Services | 11.03.2016

Things to consider when translating clinical trial information

 

As the number of clinical trials carried out internationally increases, so does the role of translation. The overall costs of translating may be a very small fraction of the total costs of clinical trials or the overall drug development process, but the costs of incorrect translations are high and the associated risks very real.

Quality Assurance

Translation quality is also a regulatory issue as accurate translations are required in order to comply with regulations set by organisations worldwide.

Choosing the correct translator for job is one important step in ensuring that the trials run smoothly and below are some points that need considering when choosing a translation partner.

Proofreading

Proofreading of translations by a second translator should be carried out by someone who is equally proficient to avoid errors being introduced into the translation.

Back translations

This involves translating the translated text back into its original language. A back translation will never be exactly the same as the original source text, but it does help to identify errors in the translation. Back translations are often performed as literally as possible to give an accurate depiction of the exact meaning of the translation in the target language.

Reconciliation

Reconciliation involves comparing the original source material with the back translation to look for discrepancies. A report is produced outlining these potential issues. The original translator may be consulted and asked to make any necessary amendments.

Cognitive Debriefing

Cognitive Debriefing involves pilot testing of the translated materials before they are rolled out for the clinical trial.

How your language service provider (LSP) can help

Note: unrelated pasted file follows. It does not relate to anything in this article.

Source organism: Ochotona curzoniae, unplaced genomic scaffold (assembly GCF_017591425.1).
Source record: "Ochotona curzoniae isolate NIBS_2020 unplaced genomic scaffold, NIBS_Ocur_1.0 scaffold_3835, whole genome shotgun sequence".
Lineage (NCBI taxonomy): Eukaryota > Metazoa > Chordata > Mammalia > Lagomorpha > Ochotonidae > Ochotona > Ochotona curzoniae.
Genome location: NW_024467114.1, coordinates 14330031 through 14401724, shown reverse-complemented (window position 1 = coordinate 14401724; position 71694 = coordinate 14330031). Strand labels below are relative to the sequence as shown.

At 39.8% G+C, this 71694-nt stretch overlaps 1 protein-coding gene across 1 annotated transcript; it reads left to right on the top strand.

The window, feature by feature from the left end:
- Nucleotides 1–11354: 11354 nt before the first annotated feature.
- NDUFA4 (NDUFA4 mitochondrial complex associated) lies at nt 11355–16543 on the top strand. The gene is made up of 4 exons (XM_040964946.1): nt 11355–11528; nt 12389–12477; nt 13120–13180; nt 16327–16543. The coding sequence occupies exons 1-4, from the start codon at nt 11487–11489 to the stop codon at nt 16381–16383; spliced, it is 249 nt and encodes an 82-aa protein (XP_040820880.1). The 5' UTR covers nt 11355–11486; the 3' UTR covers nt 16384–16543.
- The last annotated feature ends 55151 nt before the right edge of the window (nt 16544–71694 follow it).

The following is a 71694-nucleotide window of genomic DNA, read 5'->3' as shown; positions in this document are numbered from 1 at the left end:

Your language service provider should have a comprehensive database of specialist mother-tongue translators managed by a dedicated resource manager. They should have the necessary qualifications to carry out each step and should be continuously assessed to ensure they are delivering a consistently high level of translation.

Your LSP will also have a number of tools at its disposal to improve the quality and consistency of translations as well as cut down on the overall cost of translation.

Conclusion

There are many things to consider when undertaking translations for clinical trials and choosing the right Language Service Provider with the necessary translation resource and the ability to make judicious use of the latest technology, is one of the most important.


Need help with a translation?
Get in touch with us

Whether you have a specific project you want to discuss, need a translation quote or simply want to discuss your requirements, do not hesitate to get in touch with us.

Get in Touch

We would like to reassure all our clients that we are continuing to support you with your multilingual projects and we are processing translation requests as normal in these difficult times through robust remote working processes.